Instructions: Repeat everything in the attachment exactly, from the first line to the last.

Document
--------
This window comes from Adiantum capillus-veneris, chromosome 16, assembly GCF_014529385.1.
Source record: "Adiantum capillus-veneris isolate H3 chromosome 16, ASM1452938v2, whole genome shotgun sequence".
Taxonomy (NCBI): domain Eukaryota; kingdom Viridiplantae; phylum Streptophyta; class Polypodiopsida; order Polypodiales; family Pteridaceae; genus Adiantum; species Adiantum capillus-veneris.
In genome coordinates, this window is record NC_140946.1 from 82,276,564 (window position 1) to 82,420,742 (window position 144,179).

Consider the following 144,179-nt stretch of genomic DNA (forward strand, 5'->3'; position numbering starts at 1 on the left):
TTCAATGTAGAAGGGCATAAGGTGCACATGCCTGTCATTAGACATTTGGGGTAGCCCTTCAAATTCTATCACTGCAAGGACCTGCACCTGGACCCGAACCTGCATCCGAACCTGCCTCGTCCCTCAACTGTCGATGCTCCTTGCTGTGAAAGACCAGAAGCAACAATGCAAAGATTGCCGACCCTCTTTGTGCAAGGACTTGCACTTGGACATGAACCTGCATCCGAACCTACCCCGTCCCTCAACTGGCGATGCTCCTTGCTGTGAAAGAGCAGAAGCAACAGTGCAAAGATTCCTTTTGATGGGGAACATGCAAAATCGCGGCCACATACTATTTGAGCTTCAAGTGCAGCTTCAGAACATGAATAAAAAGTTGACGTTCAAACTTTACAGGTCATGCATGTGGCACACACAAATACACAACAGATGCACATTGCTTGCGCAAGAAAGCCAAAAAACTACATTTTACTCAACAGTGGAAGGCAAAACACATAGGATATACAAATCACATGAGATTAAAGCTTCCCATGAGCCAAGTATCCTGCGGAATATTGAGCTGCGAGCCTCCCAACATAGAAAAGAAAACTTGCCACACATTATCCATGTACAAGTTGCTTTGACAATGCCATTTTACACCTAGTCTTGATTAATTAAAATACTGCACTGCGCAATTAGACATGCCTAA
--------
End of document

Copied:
This window comes from Adiantum capillus-veneris, chromosome 16, assembly GCF_014529385.1.
Source record: "Adiantum capillus-veneris isolate H3 chromosome 16, ASM1452938v2, whole genome shotgun sequence".
Taxonomy (NCBI): domain Eukaryota; kingdom Viridiplantae; phylum Streptophyta; class Polypodiopsida; order Polypodiales; family Pteridaceae; genus Adiantum; species Adiantum capillus-veneris.
In genome coordinates, this window is record NC_140946.1 from 82,276,564 (window position 1) to 82,420,742 (window position 144,179).

Consider the following 144,179-nt stretch of genomic DNA (forward strand, 5'->3'; position numbering starts at 1 on the left):
TTCAATGTAGAAGGGCATAAGGTGCACATGCCTGTCATTAGACATTTGGGGTAGCCCTTCAAATTCTATCACTGCAAGGACCTGCACCTGGACCCGAACCTGCATCCGAACCTGCCTCGTCCCTCAACTGTCGATGCTCCTTGCTGTGAAAGACCAGAAGCAACAATGCAAAGATTGCCGACCCTCTTTGTGCAAGGACTTGCACTTGGACATGAACCTGCATCCGAACCTACCCCGTCCCTCAACTGGCGATGCTCCTTGCTGTGAAAGAGCAGAAGCAACAGTGCAAAGATTCCTTTTGATGGGGAACATGCAAAATCGCGGCCACATACTATTTGAGCTTCAAGTGCAGCTTCAGAACATGAATAAAAAGTTGACGTTCAAACTTTACAGGTCATGCATGTGGCACACACAAATACACAACAGATGCACATTGCTTGCGCAAGAAAGCCAAAAAACTACATTTTACTCAACAGTGGAAGGCAAAACACATAGGATATACAAATCACATGAGATTAAAGCTTCCCATGAGCCAAGTATCCTGCGGAATATTGAGCTGCGAGCCTCCCAACATAGAAAAGAAAACTTGCCACACATTATCCATGTACAAGTTGCTTTGACAATGCCATTTTACACCTAGTCTTGATTAATTAAAATACTGCACTGCGCAATTAGACATGCCTAA